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Co-Signing on Children's Mortgages & Government Debt and Stock Returns Thumbnail

Co-Signing on Children's Mortgages & Government Debt and Stock Returns

Co Signing on a Child's Mortgage

On today's episode, I am going to cover a question that I received from a couple of clients over the past month.  Whenever I receive the same question twice inside of a month, I take that as a sign that it is worth creating a podcast episode to talk about it.

The question is around co-signing for a child's mortgage.  Increasingly, parents are helping their children fund the purchase of houses.  

According to a report from CIBC, released in October of this year, over 30% of home buyers got help with their purchases from family members.  For first-time home buyers who received , the average gift that they received was $128,000. 

But, not all families need or want to make a major lump sum cash gift to their children to buy a house.  

The other way that children are reaching out to their families to help them qualify for a mortgage is by asking them to either co-sign or guarantee their mortgage.

A lender may ask a borrower for a co-signor if they have limited or questionable credit history, or their income is at a level where the bank asks for more assurances.

A special note here - I am a member of a financial planning group called the Financial Planning Association of Canada (FPAC).  When this question came up, I put it to the member forum.  The content of my answer is, in large part, a collection of their helpful responses to me.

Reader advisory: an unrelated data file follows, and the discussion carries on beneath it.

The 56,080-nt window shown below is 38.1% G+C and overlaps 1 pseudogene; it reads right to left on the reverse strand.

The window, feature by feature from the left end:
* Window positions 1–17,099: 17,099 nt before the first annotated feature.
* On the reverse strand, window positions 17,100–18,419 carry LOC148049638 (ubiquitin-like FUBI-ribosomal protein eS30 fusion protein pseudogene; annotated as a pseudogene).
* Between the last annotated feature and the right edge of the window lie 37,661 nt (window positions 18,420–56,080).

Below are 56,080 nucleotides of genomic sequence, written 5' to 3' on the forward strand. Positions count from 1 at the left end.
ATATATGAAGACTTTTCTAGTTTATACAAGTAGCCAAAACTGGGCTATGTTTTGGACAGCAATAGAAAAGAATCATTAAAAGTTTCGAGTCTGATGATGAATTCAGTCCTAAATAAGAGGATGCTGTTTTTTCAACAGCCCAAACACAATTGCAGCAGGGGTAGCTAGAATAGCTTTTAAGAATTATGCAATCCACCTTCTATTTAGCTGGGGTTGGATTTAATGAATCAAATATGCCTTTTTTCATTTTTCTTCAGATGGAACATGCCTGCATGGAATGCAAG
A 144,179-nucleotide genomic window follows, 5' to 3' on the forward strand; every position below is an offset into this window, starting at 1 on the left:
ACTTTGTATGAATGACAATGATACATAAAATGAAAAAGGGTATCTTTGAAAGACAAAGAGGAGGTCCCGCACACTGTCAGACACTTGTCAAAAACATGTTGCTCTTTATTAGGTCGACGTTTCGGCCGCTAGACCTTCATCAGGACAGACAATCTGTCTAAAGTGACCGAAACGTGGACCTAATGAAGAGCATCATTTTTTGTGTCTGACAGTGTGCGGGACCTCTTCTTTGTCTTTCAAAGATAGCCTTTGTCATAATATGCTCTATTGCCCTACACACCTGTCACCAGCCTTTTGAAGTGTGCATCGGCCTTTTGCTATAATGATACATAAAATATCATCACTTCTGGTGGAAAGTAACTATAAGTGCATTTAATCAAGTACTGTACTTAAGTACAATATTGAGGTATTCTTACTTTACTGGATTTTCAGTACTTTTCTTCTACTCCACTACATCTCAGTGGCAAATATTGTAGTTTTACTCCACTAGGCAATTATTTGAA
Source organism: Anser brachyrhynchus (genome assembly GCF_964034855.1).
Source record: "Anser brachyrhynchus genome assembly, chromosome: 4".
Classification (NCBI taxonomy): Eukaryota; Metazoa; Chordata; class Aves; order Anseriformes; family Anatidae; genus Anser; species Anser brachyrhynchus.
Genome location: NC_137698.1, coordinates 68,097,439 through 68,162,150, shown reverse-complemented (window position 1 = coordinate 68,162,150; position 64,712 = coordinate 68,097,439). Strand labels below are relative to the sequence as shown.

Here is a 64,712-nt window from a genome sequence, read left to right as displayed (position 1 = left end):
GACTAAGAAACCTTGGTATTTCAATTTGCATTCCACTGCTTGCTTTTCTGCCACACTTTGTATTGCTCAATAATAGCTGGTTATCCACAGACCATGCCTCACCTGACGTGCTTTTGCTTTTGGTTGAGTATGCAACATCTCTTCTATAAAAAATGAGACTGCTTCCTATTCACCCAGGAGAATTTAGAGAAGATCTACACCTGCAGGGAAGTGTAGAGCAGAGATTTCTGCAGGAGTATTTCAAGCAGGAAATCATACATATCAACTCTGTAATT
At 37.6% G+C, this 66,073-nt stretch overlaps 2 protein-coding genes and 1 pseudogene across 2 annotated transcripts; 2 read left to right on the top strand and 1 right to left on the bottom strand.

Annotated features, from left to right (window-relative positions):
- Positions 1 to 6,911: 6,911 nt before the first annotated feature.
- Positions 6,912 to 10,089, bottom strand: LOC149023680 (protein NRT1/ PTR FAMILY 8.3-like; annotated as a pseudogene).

For any financial planners who are listening to this podcast, I highly recommend joining FPAC, or attending a membership event.  (links below).

Becoming a co-signer will have some implications for you as a parent:

  1. You will be fully liable for the child's mortgage debt.  This means that if your child has issues with the payments, you will be fully on the hook for payments as the co-signer.
  1. Being co-signer will limit your ability to borrow.  You will need to disclose to potential lenders that you are co-signed on a child's mortgage and that will reduce your borrowing capacity.
  1. There may be income tax implications for being a co-signer.  As co-signer, your name may need to go on the title as a legal owner of the house.  If your child sells the house down the road, they will be able to access the Capital Gain Exemption so that they don’t need to pay taxes on that sale.  But, if you are a co-signer on the mortgage, you *may* have to report a capital gain on your “portion” of the house when it sells.  

If you need to go on title, you may want to speak with a lawyer about setting up what’s called a “Declaration of Trust”.  This document will make clear several things between you and your child:

  1. Your child is the sole beneficial owner of the property
  2. Your child is responsible for all costs (capital and maintenance) of the property
  3. You (parent) cannot mortgage the property or use it as a security for another loan
  4. All tax obligations for the sale of the property in the future belong to your child
  5. In the event that your child pre-deceases you, the home will go into your child's estate fully (not yours)
  6. If you pre-decease your child, your “share” will be held in trust for your child

Basically, this document should “distance” you entirely from any tax consequences that may arise for you due to you being on title.  It spells out clearly and acts as proof to the CRA that the beneficial ownership of the property, and any resulting tax consequences, rests entirely with your child.